1. They must be sustainable. Are there going to be places that youth and community members can deposit their trash from now on, instead of continuing to toss it on the ground? Who will empty the newly installed trash cans? Where should they be installed? Where will the trash deposited into them (hopefully) be brought?

2. They must be accompanied by education. Community members will not alter their trash habits without significant education about why it is beneficial or preferable for them to do so.

3. The trash pickup must happen in an area where an actual impact can be made, and maintained – perhaps an area where youth are responsible for most of the trash, and not a vast pit where mothers put their trash because they have nowhere else to put it.

4. They must be done in an organized manner. Think team captains, quadrants, etc.

5. They must be done safely – with gloves, washing stations with soap, and so on.

6. The trash collected must be well disposed of, and this should also be a learning experience. Where trash goes and where this particular trash will go should be an integral part of the educational element.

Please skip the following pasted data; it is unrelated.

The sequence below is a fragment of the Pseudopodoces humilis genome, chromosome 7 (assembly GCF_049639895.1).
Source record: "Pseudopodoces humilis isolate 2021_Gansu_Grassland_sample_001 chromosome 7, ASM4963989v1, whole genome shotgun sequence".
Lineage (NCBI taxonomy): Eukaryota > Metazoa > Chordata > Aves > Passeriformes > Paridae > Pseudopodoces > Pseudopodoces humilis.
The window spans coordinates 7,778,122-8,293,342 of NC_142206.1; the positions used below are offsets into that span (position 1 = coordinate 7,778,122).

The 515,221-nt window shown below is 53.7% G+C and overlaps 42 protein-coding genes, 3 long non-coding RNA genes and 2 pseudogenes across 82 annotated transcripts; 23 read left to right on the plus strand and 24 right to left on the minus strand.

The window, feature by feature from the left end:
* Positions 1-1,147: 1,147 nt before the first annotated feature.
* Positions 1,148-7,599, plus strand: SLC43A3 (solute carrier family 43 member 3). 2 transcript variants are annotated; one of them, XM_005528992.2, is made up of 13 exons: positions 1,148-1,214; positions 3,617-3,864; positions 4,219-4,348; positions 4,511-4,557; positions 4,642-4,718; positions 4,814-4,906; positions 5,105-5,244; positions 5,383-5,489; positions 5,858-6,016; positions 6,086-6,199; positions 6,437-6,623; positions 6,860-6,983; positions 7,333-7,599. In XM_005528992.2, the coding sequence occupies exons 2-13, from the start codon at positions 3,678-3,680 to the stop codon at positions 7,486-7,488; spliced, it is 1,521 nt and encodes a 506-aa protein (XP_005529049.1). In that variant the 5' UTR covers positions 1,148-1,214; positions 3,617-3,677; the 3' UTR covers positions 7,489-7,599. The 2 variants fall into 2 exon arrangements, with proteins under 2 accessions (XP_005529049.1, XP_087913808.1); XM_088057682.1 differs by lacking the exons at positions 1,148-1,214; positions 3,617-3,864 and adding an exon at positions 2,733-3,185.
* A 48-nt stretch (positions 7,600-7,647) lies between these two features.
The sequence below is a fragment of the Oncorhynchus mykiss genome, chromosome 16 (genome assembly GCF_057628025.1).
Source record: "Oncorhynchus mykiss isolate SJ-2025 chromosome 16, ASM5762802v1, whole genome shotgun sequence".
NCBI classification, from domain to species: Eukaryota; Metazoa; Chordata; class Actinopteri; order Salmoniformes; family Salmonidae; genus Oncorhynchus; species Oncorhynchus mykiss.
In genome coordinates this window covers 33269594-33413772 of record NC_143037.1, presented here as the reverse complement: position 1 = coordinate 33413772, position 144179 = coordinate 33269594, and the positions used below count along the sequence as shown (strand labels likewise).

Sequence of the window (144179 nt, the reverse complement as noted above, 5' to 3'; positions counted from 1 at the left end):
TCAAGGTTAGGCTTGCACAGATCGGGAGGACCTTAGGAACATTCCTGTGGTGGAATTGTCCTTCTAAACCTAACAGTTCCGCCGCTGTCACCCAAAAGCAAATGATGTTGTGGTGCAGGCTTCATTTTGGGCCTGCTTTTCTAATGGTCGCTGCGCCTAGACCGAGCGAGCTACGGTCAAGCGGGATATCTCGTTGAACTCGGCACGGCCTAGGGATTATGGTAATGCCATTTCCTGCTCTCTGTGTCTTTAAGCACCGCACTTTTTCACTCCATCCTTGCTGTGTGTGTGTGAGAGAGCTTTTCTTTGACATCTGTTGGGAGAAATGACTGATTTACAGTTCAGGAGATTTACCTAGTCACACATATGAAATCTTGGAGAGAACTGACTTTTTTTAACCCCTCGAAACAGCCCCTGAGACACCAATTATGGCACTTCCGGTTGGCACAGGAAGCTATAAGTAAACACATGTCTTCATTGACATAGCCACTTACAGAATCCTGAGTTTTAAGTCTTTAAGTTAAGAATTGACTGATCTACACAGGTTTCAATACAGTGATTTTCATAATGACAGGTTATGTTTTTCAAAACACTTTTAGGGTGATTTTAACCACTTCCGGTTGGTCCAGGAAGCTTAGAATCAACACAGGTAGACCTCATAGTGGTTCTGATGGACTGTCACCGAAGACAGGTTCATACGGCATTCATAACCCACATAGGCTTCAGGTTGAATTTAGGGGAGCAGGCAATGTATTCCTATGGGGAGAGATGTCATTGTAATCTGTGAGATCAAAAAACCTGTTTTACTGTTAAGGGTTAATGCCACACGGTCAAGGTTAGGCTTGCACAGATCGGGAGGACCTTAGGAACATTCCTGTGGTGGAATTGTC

7. They must teach work ethic. No picking up trash for 20 minutes, and then 10 minutes spent taking pictures.

8. The space where the trash has been picked must be USED afterwards. Is it just going to remain unused space? Then why bother? Consider sports area, park, activity space, etc.

9. Alternatively, the space picked should be a place where trash is actively creating a health or environmental crisis, and education can be used to show how the trash pickup is creating a positive effect on the ecosystem. Is it demonstrated that this trash is affecting a water supply? Is it demonstrated that animals are eating this trash and dying?

10.  And, as with every single goddamn thing we as development practitioners do, it MUST be resident driven.